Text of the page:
Deliberations and Resources on Radical Christianity

Some thoughts on the Bible

I wrote down some viewpoints of mine lately on one of the forums I frequent. So in a sense, this is a lazy blog post but I thought it might be a good idea to get it down where I can find it. Apologies if these ideas seem scrappy and somewhat disjointed.


What people don’t understand is that there is no “God of the Old Testament,” there are “many perceptions of God recorded within the Old Testament.” One of the many reasons I could never be a literalist is because if one starts viewing the Bible as one complete infallible book, we are left with a God who in one heartbeat preaches justice for the poor and in the next a God who says that only wealth is a sign of good fortune. The Old Testament is a record of great discussions, debates, and contrasting ideas that occurred throughout the ages, and one of those was the great conflict between the kings who wanted power, and the prophets who preached righteousness.

You see, people often say that “the Old Testament God was a bloodthirsty, vengeful, sadistic deity…” Nonsense. He was vengeful, bloodthirsty and sadistic because that was His nature according to the elite who wanted power and a God who would win victory in their battles each time! When one arrives at books like Daniel, Isaiah, Ezekiel, etc, (and quite importantly, in the post-exilic period within which these books were written which allowed the poorer classes to gain a voice) one begins to see a very distinct shift in the theology of God. God now becomes a God of nonviolence rather than one of war, He becomes one who sees the heart rather than outer ritual, and He becomes one who speaks up for the justice of the poor and against the evils of the rich, instead of praising wealth as a reward of righteousness. The call for social justice indeed bleeds on many chunks of pages throughout the Old Testament, but mostly in those parts where God was on the side of the poor. Incidentally, to me this makes the faith of Christ as God even more important, because it is as if God came down from Heaven Himself to solve for us this great debate once and for all, showing us that indeed the prophets were right all along.

In this sense, I feel like my faith is a bridge in the gap separating the ideas that “the Bible was divinely inspired by God” and “the Bible is just a bunch of outdated myth.” It’s all very well for us to dismiss myths out of hand when they appear ludicrous in comparison to observed reality, but what is taken for granted in today’s world is that the heart of mythical tales propagated within various different cultures throughout the ages is the expression of an innate or perceived truth in the world, through the medium of stories which themselves are not literally true. We remember as children the various grown-ups would show us a story and then say “there is a moral to this,” and though this is a simplified analogy, I feel the similarity is quite great. Stories, and myths, are powerful mediums to tell truths about the world, or to tell versions of it at the very least.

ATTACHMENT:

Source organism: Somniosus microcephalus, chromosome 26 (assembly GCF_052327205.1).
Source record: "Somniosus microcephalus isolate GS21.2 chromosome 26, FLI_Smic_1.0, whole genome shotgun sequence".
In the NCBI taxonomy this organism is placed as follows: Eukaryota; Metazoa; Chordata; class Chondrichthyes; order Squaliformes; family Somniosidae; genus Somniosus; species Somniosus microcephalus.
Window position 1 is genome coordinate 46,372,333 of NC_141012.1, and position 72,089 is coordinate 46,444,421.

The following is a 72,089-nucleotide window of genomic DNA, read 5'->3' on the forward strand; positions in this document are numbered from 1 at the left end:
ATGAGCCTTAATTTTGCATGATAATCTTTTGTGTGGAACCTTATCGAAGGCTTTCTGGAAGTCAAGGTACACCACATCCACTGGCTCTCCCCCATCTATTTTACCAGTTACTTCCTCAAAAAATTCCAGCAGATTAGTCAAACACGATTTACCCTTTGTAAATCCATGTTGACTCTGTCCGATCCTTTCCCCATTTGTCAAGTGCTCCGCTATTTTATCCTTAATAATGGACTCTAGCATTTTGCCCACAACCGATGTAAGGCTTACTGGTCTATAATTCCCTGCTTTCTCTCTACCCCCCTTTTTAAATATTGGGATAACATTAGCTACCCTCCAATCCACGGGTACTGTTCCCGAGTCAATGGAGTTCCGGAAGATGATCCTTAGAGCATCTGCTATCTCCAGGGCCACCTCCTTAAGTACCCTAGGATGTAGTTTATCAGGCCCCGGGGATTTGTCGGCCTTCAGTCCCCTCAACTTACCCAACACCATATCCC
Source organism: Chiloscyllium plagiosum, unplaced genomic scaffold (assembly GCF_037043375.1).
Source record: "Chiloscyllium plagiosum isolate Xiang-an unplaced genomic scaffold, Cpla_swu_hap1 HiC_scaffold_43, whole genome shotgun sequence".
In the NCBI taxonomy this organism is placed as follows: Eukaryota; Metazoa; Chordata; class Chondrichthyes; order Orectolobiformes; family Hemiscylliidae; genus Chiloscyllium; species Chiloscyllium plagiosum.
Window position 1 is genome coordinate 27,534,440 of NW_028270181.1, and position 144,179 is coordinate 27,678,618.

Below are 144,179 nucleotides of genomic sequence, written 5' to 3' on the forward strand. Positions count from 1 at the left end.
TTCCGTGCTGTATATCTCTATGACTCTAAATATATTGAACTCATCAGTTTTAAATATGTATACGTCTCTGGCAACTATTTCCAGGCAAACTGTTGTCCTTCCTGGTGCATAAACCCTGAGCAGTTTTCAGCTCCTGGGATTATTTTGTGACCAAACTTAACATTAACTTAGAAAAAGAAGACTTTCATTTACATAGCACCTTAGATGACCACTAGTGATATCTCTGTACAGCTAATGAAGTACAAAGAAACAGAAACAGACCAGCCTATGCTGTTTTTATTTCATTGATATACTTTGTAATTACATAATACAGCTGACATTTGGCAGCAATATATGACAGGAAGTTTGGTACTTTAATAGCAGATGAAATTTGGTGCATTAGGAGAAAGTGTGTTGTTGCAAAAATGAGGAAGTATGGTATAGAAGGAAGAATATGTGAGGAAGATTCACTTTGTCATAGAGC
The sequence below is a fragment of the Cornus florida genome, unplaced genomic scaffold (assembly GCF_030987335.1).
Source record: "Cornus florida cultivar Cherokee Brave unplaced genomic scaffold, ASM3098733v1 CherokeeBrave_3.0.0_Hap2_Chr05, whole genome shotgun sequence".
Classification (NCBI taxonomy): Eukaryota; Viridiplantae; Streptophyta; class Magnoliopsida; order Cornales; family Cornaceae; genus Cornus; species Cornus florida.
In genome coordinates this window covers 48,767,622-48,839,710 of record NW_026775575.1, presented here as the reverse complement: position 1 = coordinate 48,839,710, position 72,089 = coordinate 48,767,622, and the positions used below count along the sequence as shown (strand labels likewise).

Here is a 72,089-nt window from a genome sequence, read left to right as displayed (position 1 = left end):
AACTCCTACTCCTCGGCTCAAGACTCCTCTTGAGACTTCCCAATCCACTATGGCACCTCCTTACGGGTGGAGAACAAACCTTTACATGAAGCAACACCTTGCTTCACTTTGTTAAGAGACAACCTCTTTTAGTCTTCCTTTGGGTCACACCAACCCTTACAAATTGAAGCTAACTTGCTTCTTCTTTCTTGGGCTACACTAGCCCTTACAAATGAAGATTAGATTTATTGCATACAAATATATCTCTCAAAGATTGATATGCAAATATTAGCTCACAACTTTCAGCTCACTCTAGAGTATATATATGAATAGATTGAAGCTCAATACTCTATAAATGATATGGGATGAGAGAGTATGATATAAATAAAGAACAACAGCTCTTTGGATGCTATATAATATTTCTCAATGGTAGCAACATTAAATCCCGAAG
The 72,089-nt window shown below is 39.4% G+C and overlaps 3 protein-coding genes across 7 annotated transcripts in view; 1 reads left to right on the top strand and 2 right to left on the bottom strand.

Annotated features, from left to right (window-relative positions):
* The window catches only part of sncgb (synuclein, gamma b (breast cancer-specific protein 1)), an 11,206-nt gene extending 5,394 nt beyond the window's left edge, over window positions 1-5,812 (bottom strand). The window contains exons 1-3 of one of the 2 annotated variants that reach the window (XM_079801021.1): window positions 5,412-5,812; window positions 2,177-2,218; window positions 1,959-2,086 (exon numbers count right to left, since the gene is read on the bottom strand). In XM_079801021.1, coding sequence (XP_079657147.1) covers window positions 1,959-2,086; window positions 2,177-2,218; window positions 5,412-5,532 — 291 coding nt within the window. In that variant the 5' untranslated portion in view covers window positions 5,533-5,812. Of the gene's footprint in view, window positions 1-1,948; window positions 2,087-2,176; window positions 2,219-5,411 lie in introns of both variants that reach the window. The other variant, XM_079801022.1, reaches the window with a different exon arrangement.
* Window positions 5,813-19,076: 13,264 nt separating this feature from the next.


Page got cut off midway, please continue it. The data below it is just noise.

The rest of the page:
Now I don’t believe that the Bible is entirely mythical, but I certainly feel that the various different authors of the Old Testament conveyed their own writings to express their own perceived “truths” about the world around them. And in this sense, any myth when read will at least reflect in part a real occurrence. Do I know if David and Goliath, if Solomon and Sheba, if Balaam and the donkey, all occurred? No idea. I don’t feel it is my job to read scripture and say to myself “hmm, I wonder if it’s at all possible this happened as it’s written?” No, I feel my prerogative is to read the Bible and see what wisdom I can learn and how I might apply the lesson. Of course, some events are unquestionable in my mind as being mythical, namely Adam and Eve, Noah’s ark, the tower of Babel, etc, but even within these I perceive a greater spiritual truth the authors were trying to convey, rather than reporting actual historical events.

As I said, I feel the Old Testament is largely a conflict between those elite who wanted power (and thus portrayed a God of war who brought kings prosperity) and the prophets who sided with the poor (and thus portrayed a God of peace, who demanded justice for the oppressed and destitute). So these and various other threads of thought exist throughout the Bible, as almost a great debate throughout the ages. Since, of course, I am a Christian, I feel that the person and character of Christ settled this debate and portrayed God in more the manner the prophets perceived Him than did the kings. Am I foolish for believing in something totally unbelievable like the Incarnation and then viewing large portions of the Old Testament as culturally-constructed myth interspersed with history? Perhaps, but again I do not necessarily see a conflict, I simply feel I’m reading various reflections of man’s struggle to try and grasp the truth, and in this sense it greatly reinforces my belief that God revealed Himself in Jesus, since I hang onto the one paramount principle to my faith, and looking at this principle as the one thing all of those prophets, sages, scribes, and kings were gravitating to and building towards.


2 responses

  1. Carl

    Wise words, my friend!

    May 1, 2007 at 4:15 pm

  2. i’m with you, prog… i think also that a closer scrutiny of the old testament reveals two conflicting social ideals – one of power, civilisation, and warmongering; and the other of pastoral, tribal, simplicity… the kings represent the former, while the prophets – especially elijah – represent that latter…

    May 20, 2007 at 10:26 am

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